It wasn’t long into Mary Summerall’s semester at Deerton High School when she began to suspect that her students were cheating. The history teacher, a firm believer in lecturing and rote memorization, noticed that some of her students were suddenly making 95-100% on their history tests, when the usual average was around 50-60%.

“That’s when I started looking closely at their essay answers,” says Summerall. “The kids knew things that they shouldn’t have known, and their answers were written in an archaic style and meter. I didn’t want to believe it at first, but I had to admit that the kids were drawing upon forbidden ancient knowledge.”

Not until a few weeks later, when Summerall caught one of her seniors in the act, did she realize how they were doing it. The boy had brought an Ouija board into school, and was receiving test answers from the spirit world–from the restless shades of those who actually lived through the historical events on the test.

“After that, I started finding Ouija boards all over the place,” Summerall says. “In desks, in backpacks, and some of the kids even had miniature ones that they taped into their textbooks. I don’t know how I’m supposed to teach in an environment like this!”

Eventually, Deerton High was able to solve the problem by having the class take their tests in another classroom, supervised by the School Resource Ghostbuster, Officer Winkeganz. But with only one SRG per school, and with them preoccupied with random locker exorcisms and manning the school’s possession detectors, Summerall and her principal know the solution is not scalable. “We’re just waiting for the other shoe to fall, and for kids to start communing with Sir Isaac Newton for help with their calculus homework,” said Deerton’s principal, Dr. Louine Tulnitz. “It’s going to be a huge problem.”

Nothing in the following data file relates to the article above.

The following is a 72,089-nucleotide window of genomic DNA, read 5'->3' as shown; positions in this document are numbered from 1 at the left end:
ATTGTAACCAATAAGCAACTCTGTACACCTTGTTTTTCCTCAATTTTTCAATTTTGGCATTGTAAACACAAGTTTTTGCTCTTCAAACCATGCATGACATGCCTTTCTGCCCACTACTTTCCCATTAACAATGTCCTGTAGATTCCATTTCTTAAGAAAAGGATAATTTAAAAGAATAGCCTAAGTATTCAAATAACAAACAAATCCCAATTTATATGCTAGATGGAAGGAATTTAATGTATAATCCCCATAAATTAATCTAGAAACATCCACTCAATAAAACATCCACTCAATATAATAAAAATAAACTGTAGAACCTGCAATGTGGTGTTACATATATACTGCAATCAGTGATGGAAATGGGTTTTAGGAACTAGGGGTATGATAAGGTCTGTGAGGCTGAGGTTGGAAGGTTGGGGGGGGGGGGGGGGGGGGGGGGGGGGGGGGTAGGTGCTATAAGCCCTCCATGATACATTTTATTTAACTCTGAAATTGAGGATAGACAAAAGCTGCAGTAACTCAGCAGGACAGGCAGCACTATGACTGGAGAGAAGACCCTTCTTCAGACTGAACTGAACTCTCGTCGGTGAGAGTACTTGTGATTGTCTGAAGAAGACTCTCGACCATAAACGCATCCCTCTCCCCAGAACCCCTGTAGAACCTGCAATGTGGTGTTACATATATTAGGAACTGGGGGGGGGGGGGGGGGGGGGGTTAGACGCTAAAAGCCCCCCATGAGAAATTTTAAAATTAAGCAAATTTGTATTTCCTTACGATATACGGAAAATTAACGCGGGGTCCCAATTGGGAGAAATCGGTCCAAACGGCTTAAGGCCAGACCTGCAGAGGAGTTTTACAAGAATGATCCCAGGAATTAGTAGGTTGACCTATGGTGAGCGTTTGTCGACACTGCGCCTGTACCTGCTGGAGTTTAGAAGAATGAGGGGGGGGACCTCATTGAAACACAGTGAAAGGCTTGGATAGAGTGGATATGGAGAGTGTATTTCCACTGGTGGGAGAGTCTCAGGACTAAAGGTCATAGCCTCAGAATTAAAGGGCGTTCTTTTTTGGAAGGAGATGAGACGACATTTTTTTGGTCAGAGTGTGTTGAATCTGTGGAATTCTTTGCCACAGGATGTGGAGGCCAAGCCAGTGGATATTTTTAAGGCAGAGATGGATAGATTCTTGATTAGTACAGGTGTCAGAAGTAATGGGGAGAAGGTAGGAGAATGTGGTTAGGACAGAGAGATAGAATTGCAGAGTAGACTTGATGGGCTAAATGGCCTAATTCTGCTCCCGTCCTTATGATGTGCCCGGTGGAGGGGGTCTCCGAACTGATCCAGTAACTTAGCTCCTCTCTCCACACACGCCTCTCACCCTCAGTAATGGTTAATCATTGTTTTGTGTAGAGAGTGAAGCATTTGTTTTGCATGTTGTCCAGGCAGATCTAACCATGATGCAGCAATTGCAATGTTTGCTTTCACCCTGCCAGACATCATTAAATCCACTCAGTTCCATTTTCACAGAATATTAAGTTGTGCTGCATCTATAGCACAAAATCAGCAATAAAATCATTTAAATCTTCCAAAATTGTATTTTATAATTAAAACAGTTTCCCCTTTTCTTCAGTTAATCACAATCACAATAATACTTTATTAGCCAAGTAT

Critics say that Deerton is just one of many schools struggling with widespread availability of spirit guides and the Ouija boards to communicate with them. While old-fashioned seances used to take hours, with no guarantee of success, newer Ouija boards designed to take advantage of advanced Apparition Intelligence are far faster and far easier to use. And while defenders of spectral assistance–sometimes derisively labeled “specbros”–insist that it is a liberating and morally neutral technology, many disagree.

“I just want the soul of my ancestor to rest in peace,” said Li Jiangjiang, a 132nd-generation lineal descendant of Confucius, upon learning that her forebear had been contacted by a Syracuse junior high student for assistance on a paper for an ethics class. “It’s really disrespectful.”

“It’s just a moral panic,” countered Apparition Intelligence enthusiast and self-proclaimed specbro Luke Mons. “People said the same thing about literacy when it was invented, complained that it was ruining people’s ability to memorize things.” Mons, who is in the process of writing a novel with the assistance of Edgar Allen Poe and Ernest Hemingway, also noted that there was no reason for the specters to be truthful when contacted by Ouija: “They can lie, cheat, mislead, and play practical jokes while dead just as much as they could alive,” he says.

Nevertheless, Deerton and a number of other schools have banned Ouija boards in classrooms due to fears of cheating. Mons, reacting to this, said that competing products like China’s Zhānbǔ board and the Russian Uidzha would simply lap Western products and become impossible to ban, restrict, or control. “The genie is out of the bottle, and it’s granting wishes to everyone who wants answers for their history test,” says Mons. “No amount of ghostbusting is going to change that.”

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